Foot and ankle problems are most frequently caused by nerve damage, aging, arthritis, poor blood circulation, diabetes, and infection that can result in ulcers, sores and deformities. Feet can also be susceptible to sports injuries, fractures, sprains and other traumatic injuries.
Common orthopaedic conditions associated with the foot and ankle pains includes:
- Hallux Valgus (bunions)
- In-grown toe nails
- Morton’s neuroma (pain in the ball of the foot)
- Plantar fasciitis (heel spur syndrome)
Commonly done surgical procedures include:
- Fracture repair
- Achilles tendon repair
We provide casting services, braces and splints in our clinic as a one stop solution for your medical needs.
Conditions that can be treated arthroscopically often include:
Ankle arthroscopy allows the assessment and repair of ankle joint problems through two or three very small incisions. Small camera and instrumentation is used to enter the joint, the joint is then inspected, and surgical instruments are inserted to perform additional procedures within the joint. Unlike traditional joint surgery that requires large incisions to expose the joint, arthroscopy uses small openings to examine the joint. By eliminating the need for large incisions, arthroscopy reduces the risk of infection and swelling. Arthroscopy is often a "same day" procedure allowing the patient to return home after surgery.
- Chronic Ankle Pain
- Ankle Instability
- Cartilage Fractures
- Meniscoid Body (scar tissue)
Ankle Fusion Surgery
In ankle fusion, an ankle is surgically fused with screws. In some cases, where a deformity is present, an external fixator can be applied to simultaneously correct the deformity and fuse the joint.
Ankle fusion surgery can be generally performed three different ways:
- Conventional ankle fusion surgery using internal fixation (generally screws and plates, rarely, via intramedullary rods)
- Minimally invasive, or arthroscopic ankle fusion
- External Fixation ankle fusion with or without deformity correction
Candidates for ankle fusion surgery may include patients with severe ankle misalignment, osteoarthritis or other ankle conditions. To relieve ankle pain when cartilage has been damaged or destroyed, the bones of the ankle can be fused. Ankle fusion surgery involves the implantation of external or internal fixation devices.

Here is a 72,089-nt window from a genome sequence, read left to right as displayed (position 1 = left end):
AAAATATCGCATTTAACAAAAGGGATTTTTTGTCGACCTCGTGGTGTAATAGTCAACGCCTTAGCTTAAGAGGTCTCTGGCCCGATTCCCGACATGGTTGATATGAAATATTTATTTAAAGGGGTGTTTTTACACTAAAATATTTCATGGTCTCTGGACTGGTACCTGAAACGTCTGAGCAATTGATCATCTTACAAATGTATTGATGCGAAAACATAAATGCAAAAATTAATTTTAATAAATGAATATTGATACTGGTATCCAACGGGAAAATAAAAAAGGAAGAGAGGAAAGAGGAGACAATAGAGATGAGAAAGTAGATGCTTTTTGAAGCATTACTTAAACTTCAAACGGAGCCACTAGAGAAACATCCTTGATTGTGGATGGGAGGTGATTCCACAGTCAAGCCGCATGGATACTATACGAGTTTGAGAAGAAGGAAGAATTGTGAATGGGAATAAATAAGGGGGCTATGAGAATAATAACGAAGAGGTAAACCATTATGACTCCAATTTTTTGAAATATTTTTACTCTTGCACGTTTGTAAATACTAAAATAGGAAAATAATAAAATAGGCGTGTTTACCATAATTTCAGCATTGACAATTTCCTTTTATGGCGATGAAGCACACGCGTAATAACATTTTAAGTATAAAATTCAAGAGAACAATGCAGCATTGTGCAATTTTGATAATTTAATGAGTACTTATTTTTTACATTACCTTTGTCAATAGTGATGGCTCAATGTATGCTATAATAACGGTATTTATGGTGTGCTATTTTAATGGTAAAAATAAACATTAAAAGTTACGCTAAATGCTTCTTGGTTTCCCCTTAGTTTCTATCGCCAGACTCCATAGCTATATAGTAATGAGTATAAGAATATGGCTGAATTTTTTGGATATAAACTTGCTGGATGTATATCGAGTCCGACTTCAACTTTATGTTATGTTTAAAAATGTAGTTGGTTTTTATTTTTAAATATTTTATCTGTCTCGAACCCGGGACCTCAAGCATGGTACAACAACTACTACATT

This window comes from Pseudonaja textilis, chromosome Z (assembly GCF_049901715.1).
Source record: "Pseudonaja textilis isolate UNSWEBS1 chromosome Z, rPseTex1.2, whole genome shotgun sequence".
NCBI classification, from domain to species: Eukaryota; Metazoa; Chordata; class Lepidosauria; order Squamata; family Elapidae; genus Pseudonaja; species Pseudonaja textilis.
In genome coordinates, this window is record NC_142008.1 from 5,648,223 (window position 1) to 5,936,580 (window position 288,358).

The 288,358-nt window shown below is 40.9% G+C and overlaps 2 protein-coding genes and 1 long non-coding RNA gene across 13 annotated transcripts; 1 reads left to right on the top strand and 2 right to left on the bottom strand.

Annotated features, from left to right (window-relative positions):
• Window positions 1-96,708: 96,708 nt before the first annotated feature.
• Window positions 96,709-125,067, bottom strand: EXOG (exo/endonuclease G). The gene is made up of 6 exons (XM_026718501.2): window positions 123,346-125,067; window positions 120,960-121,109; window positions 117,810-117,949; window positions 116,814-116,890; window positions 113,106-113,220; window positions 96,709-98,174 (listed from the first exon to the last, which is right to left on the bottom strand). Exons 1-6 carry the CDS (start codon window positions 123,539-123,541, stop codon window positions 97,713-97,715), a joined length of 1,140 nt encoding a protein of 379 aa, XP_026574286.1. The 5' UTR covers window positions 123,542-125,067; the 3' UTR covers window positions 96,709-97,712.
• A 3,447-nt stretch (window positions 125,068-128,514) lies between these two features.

In external fixation, surgical pins are fixed inside the leg and ankle bones to keep the bones in place, and an outer metal rod and pins hold the bones in place until they heal. More commonly, in an internal fixation approach using internal fixation, the cartilage at the ankle joint is removed, and the ankle and leg bones are compressed with plates and screws so that the bones fuse. The fusion may be promoted by first inserting bone-graft material, often obtained from elsewhere in the body.
Ankle fusion may also be performed using minimally invasive arthroscopic surgery. With that method, surgeons use an arthroscope, a small camera inserted through an incision that allows the surgeon to view, diagnose and treat the joint. After ankle fusion surgery, the screws and plates usually remain in the ankle after healing. After ankle fusion surgery, the ankle joint may have a smaller range of motion than before surgery. Other joints, if healthy, may be able to compensate for the loss of range of motion. Some patients walk so well after healing is complete that observers may not be able to tell which ankle was fused. The greater load on the other joints may eventually result in arthritis. Ankle fusion may allow for more stability and less pain than other ankle surgeries.
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If foot and ankle problems are impairing your function and reducing your quality of life, make an appointment with us at +65 6684 2330 today.